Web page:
Recently, the Trump administration (Department of Justice and Department of the Interior) filed a lawsuit against the state of California (the State Water Resources Control Board) for its alleged violations of the California Environmental Quality Act, the state’s broadest environmental law. The specifics of the lawsuit are misleading, but, broadly speaking, the Trump administration is suing California for its decision to increase flows for the Stanislaus, Tuolumne, and Merced rivers (San Joaquin River tributaries), directly improving migrating salmonids’ spawning opportunities.
California, back in December, amended its Water Quality Control Plan for the San Francisco Bay/Sacramento–San Joaquin Delta Estuary, to set a 40% flow standard for the three tributaries. This action was an attempt to prop up the diminishing regional stocks of wild chinook salmon: “the number of adult salmon returning to the San Joaquin basin plummeted from 70,000 in 1984 to a mere 10,000 in 2017,” according to the Natural Resource Defense Council.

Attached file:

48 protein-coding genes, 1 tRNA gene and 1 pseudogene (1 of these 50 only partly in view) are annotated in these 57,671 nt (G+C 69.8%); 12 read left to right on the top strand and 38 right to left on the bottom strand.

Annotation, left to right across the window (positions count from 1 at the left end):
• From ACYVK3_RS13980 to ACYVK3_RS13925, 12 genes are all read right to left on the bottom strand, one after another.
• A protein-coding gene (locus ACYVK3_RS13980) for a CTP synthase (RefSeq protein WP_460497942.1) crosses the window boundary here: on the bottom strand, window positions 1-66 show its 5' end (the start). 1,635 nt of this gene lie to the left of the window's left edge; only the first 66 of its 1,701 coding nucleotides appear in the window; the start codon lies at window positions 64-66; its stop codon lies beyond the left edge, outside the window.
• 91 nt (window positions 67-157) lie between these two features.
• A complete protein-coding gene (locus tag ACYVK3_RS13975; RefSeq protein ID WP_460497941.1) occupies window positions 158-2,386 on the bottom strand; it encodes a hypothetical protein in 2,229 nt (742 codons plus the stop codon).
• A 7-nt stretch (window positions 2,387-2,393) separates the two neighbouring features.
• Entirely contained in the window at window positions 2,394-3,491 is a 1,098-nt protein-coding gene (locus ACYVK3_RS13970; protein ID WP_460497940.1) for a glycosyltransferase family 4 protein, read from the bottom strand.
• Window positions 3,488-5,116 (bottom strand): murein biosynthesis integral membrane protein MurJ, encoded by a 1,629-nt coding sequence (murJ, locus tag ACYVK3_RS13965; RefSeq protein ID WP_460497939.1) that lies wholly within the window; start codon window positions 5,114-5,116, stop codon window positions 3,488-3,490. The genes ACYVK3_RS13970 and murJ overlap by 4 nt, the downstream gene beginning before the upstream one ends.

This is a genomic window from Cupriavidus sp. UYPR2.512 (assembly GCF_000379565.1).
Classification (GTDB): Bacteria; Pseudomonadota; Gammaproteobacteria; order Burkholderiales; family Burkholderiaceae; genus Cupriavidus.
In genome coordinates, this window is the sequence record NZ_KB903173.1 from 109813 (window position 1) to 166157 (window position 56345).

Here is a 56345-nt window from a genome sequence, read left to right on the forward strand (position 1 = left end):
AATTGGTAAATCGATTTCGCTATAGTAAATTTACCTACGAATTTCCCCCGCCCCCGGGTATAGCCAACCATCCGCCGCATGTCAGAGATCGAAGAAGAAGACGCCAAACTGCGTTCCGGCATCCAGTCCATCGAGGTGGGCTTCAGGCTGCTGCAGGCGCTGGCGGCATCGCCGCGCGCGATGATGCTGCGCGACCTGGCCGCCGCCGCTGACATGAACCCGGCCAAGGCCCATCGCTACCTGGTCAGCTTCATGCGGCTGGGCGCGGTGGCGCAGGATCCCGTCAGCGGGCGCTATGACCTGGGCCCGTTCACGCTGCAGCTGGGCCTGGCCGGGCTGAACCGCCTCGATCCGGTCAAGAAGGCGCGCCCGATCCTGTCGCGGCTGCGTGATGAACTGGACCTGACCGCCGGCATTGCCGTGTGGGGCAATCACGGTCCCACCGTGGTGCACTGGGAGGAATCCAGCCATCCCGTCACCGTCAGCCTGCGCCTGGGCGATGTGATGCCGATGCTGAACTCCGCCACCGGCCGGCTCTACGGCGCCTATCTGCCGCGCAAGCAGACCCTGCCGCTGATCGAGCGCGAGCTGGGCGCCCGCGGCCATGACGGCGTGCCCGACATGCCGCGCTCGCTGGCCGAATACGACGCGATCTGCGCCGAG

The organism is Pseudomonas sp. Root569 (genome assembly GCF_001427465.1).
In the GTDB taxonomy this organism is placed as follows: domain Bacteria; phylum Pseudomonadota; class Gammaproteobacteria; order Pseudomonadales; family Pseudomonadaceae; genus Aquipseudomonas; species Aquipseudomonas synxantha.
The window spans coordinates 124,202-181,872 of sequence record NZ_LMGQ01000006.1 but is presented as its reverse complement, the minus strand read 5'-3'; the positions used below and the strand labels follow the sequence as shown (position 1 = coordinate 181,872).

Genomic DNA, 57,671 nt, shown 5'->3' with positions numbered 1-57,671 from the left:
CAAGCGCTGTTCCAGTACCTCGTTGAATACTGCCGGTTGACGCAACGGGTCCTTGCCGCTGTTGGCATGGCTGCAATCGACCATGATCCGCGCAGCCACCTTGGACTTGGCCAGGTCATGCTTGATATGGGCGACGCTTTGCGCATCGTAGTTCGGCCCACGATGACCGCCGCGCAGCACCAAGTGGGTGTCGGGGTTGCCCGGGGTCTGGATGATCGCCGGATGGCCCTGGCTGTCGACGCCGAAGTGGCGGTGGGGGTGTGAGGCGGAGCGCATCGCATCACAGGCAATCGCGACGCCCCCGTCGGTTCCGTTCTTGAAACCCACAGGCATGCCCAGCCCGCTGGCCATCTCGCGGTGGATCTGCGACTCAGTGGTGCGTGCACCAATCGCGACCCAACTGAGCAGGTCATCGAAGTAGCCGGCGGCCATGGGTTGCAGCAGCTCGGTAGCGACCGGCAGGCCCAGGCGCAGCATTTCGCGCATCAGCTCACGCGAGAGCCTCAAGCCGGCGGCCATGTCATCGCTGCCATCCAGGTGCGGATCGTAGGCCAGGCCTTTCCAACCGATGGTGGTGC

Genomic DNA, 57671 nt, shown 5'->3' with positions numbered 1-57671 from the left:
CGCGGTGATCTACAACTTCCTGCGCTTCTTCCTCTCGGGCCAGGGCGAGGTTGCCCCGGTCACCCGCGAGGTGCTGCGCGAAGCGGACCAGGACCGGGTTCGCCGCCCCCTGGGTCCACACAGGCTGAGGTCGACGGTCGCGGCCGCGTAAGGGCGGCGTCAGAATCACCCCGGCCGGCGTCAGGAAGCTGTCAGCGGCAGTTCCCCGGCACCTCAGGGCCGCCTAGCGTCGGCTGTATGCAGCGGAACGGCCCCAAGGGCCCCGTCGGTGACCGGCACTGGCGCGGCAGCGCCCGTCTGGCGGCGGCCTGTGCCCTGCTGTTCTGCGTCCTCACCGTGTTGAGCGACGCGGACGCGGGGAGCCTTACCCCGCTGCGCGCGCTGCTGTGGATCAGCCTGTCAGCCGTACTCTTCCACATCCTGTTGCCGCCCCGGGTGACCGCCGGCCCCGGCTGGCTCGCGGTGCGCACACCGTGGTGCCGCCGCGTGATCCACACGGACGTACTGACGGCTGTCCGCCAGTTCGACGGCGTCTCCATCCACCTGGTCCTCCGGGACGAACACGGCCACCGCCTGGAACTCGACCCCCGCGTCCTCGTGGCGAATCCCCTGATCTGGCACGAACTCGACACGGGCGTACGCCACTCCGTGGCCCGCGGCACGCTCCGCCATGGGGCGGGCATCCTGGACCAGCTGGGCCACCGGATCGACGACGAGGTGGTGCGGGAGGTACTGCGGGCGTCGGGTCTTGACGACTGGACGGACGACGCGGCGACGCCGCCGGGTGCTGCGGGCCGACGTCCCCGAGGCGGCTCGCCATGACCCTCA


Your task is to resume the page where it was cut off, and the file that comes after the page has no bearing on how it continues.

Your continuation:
But then why is the Federal Government going after California for attempting to protect its dwindling chinook salmon? According to the Department of Justice lawsuit–filed March, 28th–California is being sued because of the amendments’ potential impacts to the New Melones Project among other procedural issues. The New Melones Project entails a 625 foot tall (above stream-bed) dam and an electrical generating capacity of 322,596,000 kWh or “the equivalent of 72,000 households”; the project’s primary function, according to the Bureau Reclamation, “is flood control”.
It will be interesting to see how the federal court decides. Especially, given a 2018 9th Circuit decision, which “ordered three federal agencies to release water from eight hydroelectric dams on the Columbia and Snake rivers to ease the spring migrations of endangered salmon and steelhead to the ocean”.
We will be sure to keep you all updated on this legal battle. Hopefully, the litigating parties can settle quickly and come to some agreement that assists the spawning chinook. Urgency is important, because spawning activity will begin shortly and continue into the summer. The age of dams has been incalculably destructive to our fisheries and environments. Fish need water to complete their life cycle and spawn, but current conditions are barring the complete restoration of the San Joaquin river’s chinook.